Each of these genres has an inherent nature. Science fiction may be based on current hard science or plausible futuristic or alternative life models. Fantasies of all types, offer magical or supernatural elements. Horror builds anxiety and delivers shock through physical or psychological violence. Dark fantasies toss supernatural elements into that mix. These are general definitions. Individually, each speculative fiction story, no matter what its sub-genre, should also have at least one speculative element that drives the plot. How to tell if that element is strong enough? If removed, the plot disentegrates.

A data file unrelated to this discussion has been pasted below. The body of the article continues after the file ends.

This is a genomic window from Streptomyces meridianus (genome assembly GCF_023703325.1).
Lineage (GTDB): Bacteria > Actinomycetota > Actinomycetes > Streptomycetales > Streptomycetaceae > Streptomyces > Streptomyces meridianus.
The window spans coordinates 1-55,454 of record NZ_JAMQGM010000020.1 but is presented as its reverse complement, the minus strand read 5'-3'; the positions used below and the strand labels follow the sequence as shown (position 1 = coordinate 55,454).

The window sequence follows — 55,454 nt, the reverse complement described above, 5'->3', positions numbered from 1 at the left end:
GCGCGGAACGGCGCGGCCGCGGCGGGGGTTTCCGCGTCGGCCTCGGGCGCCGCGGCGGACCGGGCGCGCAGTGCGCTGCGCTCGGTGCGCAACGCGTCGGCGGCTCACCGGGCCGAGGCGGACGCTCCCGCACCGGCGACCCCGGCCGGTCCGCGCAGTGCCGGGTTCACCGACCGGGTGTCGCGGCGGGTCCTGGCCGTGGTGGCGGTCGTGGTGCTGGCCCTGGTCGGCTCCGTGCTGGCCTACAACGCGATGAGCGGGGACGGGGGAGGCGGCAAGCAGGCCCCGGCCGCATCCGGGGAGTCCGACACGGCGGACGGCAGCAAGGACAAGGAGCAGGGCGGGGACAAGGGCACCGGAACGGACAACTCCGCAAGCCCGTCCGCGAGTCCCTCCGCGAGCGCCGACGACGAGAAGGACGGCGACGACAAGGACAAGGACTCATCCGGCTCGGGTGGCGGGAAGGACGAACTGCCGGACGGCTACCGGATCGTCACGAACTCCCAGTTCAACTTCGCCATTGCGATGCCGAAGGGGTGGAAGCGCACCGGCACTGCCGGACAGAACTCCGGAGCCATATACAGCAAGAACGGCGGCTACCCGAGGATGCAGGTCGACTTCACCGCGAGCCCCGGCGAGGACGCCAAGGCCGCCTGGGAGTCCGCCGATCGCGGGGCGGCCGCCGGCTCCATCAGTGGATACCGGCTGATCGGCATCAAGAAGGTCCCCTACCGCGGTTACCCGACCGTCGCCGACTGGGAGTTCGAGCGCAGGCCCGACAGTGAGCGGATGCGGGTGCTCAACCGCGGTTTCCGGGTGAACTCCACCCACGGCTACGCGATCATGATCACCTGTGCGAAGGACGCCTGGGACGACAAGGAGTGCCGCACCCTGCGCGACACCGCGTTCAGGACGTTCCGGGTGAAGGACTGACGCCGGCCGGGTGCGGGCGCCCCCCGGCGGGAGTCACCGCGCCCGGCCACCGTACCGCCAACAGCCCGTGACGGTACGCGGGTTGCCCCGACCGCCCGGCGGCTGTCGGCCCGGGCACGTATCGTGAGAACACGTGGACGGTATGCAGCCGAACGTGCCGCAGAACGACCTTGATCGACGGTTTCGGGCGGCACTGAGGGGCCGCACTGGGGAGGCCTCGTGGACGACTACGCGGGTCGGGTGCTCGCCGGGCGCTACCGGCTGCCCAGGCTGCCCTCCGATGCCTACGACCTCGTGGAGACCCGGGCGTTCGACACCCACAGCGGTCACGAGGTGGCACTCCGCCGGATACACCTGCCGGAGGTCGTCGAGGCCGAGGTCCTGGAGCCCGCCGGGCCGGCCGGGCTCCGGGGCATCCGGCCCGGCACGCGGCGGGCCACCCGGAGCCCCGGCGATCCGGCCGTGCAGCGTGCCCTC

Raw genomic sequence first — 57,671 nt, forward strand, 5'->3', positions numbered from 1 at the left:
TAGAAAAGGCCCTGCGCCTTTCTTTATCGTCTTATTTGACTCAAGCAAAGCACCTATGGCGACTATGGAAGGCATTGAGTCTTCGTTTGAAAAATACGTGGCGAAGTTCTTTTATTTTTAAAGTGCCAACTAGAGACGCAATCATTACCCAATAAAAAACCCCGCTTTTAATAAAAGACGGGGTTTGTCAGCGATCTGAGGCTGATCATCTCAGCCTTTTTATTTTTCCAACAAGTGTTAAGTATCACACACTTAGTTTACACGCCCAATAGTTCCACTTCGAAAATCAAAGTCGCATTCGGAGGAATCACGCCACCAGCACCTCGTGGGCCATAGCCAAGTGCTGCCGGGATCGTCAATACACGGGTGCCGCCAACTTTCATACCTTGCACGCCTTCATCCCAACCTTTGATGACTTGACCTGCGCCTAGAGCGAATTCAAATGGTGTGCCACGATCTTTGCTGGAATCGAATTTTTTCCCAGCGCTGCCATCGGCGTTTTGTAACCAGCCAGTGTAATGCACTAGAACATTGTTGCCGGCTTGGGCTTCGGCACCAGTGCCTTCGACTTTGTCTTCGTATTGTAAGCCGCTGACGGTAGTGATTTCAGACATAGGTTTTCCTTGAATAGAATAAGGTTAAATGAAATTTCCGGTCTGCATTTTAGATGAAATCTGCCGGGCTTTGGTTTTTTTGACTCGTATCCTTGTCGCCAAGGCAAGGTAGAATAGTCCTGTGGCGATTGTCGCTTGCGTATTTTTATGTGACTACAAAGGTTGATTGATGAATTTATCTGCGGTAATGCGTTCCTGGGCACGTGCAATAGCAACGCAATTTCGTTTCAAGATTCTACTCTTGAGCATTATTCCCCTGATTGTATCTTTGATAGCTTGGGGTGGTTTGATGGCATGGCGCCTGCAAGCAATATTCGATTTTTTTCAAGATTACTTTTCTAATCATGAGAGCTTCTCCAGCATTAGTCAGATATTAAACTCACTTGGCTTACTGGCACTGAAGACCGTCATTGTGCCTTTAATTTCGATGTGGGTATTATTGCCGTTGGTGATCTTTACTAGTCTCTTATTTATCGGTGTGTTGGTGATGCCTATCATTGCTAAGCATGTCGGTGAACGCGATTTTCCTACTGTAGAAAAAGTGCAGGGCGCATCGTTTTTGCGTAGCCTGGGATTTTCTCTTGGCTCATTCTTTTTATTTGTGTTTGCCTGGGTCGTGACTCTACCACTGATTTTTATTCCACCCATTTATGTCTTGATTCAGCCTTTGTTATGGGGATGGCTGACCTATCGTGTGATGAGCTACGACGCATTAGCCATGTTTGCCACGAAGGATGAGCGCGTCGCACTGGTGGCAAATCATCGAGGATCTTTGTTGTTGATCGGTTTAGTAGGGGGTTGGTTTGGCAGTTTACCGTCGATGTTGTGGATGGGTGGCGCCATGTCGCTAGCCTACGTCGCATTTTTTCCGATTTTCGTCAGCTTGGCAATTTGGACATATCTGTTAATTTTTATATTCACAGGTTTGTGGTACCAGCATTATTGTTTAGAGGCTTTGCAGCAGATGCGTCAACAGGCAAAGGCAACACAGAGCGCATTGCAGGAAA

For example, in The Hobbit by J.R.R. Tolkien, the speculative elements include non-human characters – hobbits, dwarves, elves, orcs, trolls, wizards, and dragons but these characters alone are not enough to make the story strongly speculative. (They could as easily be cast as humans in costume.) More importantly, the story includes a magical ring of power that bestows invisibility upon Bilbo Baggins. If the crucial premise of the magical ring of power is removed, the story falls apart. Without the ring, Bilbo would likely fall prey to Gollum. If he manages to escape him, he would be incinerated by Smaug. Either way, the dwarves fail to reclaim their ancestral home.